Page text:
Cleveland Bay Wastewater Treatment Plant
About Cleveland Bay Wastewater Treatment Plant
Innovative clarifier retrofit design uses ZeeWeed membranes to increase plant throughput and meet stringent effluent requirements in the Great Barrier Reef area
Like everywhere in Australia, the Townsville area had been facing severe drought conditions. On top of the water restrictions, the Environmental Protection Agency had implemented more stringent license agreements for cities in the Great Barrier Reef area. Of particular concern was both nitrogen and phosphate in the effluent quality.
The Townsville Council had to rebuild their Cleveland Bay Wastewater Treatment Plant using state of the art technology. Due to the small footprint of its technology, GE Water and Process Technologies were chosen for the UF (Ultrafiltration) supplier utilizing their hollow fibre membranes for the membrane bioreactor.
The process consists of two MBR streams that have been constructed through the modification of existing secondary clarifiers. This was achieved through a novel circular design in which the membrane tanks are located centrally with an oxidation ditch forming the outer annulus.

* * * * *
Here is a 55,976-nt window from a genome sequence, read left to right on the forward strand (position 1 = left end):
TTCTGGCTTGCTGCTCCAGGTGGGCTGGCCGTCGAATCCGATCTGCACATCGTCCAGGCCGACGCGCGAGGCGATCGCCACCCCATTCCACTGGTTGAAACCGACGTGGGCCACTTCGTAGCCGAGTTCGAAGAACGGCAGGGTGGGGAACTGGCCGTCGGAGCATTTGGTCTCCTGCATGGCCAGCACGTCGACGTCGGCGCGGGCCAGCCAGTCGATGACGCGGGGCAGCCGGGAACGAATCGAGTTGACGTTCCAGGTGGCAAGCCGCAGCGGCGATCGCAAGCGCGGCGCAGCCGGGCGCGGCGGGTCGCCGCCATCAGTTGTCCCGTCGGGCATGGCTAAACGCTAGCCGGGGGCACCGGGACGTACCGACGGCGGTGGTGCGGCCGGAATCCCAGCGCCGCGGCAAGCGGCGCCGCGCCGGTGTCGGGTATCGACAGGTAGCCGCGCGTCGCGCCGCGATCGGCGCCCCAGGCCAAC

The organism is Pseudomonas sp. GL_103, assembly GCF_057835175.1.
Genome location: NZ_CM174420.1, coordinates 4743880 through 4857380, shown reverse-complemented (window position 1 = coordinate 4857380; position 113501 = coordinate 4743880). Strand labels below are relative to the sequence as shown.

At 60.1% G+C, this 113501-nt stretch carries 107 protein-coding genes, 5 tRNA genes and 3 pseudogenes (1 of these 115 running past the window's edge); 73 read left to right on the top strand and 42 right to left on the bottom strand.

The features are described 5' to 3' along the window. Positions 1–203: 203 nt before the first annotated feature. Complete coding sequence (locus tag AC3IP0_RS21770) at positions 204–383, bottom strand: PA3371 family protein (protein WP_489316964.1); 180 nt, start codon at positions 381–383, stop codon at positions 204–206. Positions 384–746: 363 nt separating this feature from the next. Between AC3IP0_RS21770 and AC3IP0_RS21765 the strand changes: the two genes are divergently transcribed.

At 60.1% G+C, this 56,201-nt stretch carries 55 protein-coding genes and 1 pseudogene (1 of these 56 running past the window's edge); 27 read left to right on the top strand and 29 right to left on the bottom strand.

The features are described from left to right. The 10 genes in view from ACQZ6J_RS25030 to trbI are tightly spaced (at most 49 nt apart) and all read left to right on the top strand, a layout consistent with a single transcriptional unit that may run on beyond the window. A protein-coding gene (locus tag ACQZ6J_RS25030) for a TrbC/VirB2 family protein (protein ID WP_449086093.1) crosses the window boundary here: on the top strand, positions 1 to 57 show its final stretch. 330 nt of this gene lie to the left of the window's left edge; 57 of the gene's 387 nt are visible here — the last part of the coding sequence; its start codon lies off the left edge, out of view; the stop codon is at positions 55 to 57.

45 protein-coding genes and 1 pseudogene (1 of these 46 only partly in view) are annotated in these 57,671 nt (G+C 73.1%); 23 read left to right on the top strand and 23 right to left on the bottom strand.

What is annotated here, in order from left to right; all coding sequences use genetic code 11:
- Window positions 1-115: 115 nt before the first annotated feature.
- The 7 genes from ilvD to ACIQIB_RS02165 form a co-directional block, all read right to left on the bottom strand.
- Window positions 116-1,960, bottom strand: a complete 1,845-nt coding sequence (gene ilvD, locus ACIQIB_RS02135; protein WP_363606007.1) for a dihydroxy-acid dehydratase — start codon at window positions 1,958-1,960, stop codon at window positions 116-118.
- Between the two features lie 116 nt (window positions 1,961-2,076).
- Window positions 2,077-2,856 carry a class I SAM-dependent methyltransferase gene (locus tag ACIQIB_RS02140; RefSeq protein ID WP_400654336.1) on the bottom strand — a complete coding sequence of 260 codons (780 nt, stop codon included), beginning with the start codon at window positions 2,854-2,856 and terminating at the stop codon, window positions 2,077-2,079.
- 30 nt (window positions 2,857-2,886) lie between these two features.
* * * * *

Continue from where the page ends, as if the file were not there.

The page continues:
The plant is currently processing 23 ML of effluent a day with a design dry weather flow of 29 ML per day. It also has a design peak wet weather flow of 145 ML per day, of which 75 ML flows through secondary treatment and the membrane system.
The plant was completely rebuilt over an 18 month period making it one of the largest membrane bioreactor wastewater treatment plants of its type in the southern hemisphere.
The plant has reduced the amount of nutrient discharge into the environment by around 140 tonnes per annum. The amount of nitrogen discharge has been reduced from 138 tonnes a year to 30 tonnes, and the amount of phosphorus has been reduced from 43 tonnes to just 8 tonnes per year.
With better quality water being discharged into the environment, this has reduced the impact on the local marine life. With the Townsville population rapidly increasing, the council has to look at future plans to also reuse this treated water. Recycling the treated water for civic and commercial purposes are key areas where this water can be used.
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